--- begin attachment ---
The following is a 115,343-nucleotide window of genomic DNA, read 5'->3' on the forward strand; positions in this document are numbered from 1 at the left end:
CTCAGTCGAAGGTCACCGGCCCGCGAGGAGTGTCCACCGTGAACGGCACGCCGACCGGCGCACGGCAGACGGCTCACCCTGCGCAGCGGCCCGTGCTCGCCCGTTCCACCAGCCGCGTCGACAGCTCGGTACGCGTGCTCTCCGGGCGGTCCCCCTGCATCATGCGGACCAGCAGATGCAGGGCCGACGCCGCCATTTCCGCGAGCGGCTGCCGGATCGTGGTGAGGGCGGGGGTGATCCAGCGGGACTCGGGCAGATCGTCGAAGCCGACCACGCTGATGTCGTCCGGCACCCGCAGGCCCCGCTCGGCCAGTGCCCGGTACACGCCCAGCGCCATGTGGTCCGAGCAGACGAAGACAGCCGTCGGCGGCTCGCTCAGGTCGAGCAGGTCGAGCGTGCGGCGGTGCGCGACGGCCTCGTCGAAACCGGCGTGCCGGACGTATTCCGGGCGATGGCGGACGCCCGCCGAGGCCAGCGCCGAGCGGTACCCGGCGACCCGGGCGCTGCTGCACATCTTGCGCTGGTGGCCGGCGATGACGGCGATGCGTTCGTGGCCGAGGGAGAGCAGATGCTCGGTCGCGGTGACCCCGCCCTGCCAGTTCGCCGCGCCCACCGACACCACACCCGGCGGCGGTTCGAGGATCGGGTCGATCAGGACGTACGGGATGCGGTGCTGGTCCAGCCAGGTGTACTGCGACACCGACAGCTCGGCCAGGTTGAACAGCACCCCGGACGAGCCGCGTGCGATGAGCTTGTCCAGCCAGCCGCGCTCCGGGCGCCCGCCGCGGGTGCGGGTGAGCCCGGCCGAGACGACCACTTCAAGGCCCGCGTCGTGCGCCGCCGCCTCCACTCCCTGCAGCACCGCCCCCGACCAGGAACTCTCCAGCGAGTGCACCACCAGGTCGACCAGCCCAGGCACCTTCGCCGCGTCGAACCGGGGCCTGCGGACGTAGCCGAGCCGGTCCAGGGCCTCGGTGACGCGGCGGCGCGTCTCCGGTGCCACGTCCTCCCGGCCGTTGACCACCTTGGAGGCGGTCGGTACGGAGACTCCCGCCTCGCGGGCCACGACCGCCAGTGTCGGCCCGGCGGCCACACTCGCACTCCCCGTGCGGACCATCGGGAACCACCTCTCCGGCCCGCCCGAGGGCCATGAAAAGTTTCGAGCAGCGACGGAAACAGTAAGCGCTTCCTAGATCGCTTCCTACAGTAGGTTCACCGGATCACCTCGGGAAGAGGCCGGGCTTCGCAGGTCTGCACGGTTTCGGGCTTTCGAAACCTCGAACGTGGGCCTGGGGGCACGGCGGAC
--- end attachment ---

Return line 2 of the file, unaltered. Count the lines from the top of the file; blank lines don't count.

CTCAGTCGAAGGTCACCGGCCCGCGAGGAGTGTCCACCGTGAACGGCACGCCGACCGGCGCACGGCAGACGGCTCACCCTGCGCAGCGGCCCGTGCTCGCCCGTTCCACCAGCCGCGTCGACAGCTCGGTACGCGTGCTCTCCGGGCGGTCCCCCTGCATCATGCGGACCAGCAGATGCAGGGCCGACGCCGCCATTTCCGCGAGCGGCTGCCGGATCGTGGTGAGGGCGGGGGTGATCCAGCGGGACTCGGGCAGATCGTCGAAGCCGACCACGCTGATGTCGTCCGGCACCCGCAGGCCCCGCTCGGCCAGTGCCCGGTACACGCCCAGCGCCATGTGGTCCGAGCAGACGAAGACAGCCGTCGGCGGCTCGCTCAGGTCGAGCAGGTCGAGCGTGCGGCGGTGCGCGACGGCCTCGTCGAAACCGGCGTGCCGGACGTATTCCGGGCGATGGCGGACGCCCGCCGAGGCCAGCGCCGAGCGGTACCCGGCGACCCGGGCGCTGCTGCACATCTTGCGCTGGTGGCCGGCGATGACGGCGATGCGTTCGTGGCCGAGGGAGAGCAGATGCTCGGTCGCGGTGACCCCGCCCTGCCAGTTCGCCGCGCCCACCGACACCACACCCGGCGGCGGTTCGAGGATCGGGTCGATCAGGACGTACGGGATGCGGTGCTGGTCCAGCCAGGTGTACTGCGACACCGACAGCTCGGCCAGGTTGAACAGCACCCCGGACGAGCCGCGTGCGATGAGCTTGTCCAGCCAGCCGCGCTCCGGGCGCCCGCCGCGGGTGCGGGTGAGCCCGGCCGAGACGACCACTTCAAGGCCCGCGTCGTGCGCCGCCGCCTCCACTCCCTGCAGCACCGCCCCCGACCAGGAACTCTCCAGCGAGTGCACCACCAGGTCGACCAGCCCAGGCACCTTCGCCGCGTCGAACCGGGGCCTGCGGACGTAGCCGAGCCGGTCCAGGGCCTCGGTGACGCGGCGGCGCGTCTCCGGTGCCACGTCCTCCCGGCCGTTGACCACCTTGGAGGCGGTCGGTACGGAGACTCCCGCCTCGCGGGCCACGACCGCCAGTGTCGGCCCGGCGGCCACACTCGCACTCCCCGTGCGGACCATCGGGAACCACCTCTCCGGCCCGCCCGAGGGCCATGAAAAGTTTCGAGCAGCGACGGAAACAGTAAGCGCTTCCTAGATCGCTTCCTACAGTAGGTTCACCGGATCACCTCGGGAAGAGGCCGGGCTTCGCAGGTCTGCACGGTTTCGGGCTTTCGAAACCTCGAACGTGGGCCTGGGGGCACGGCGGAC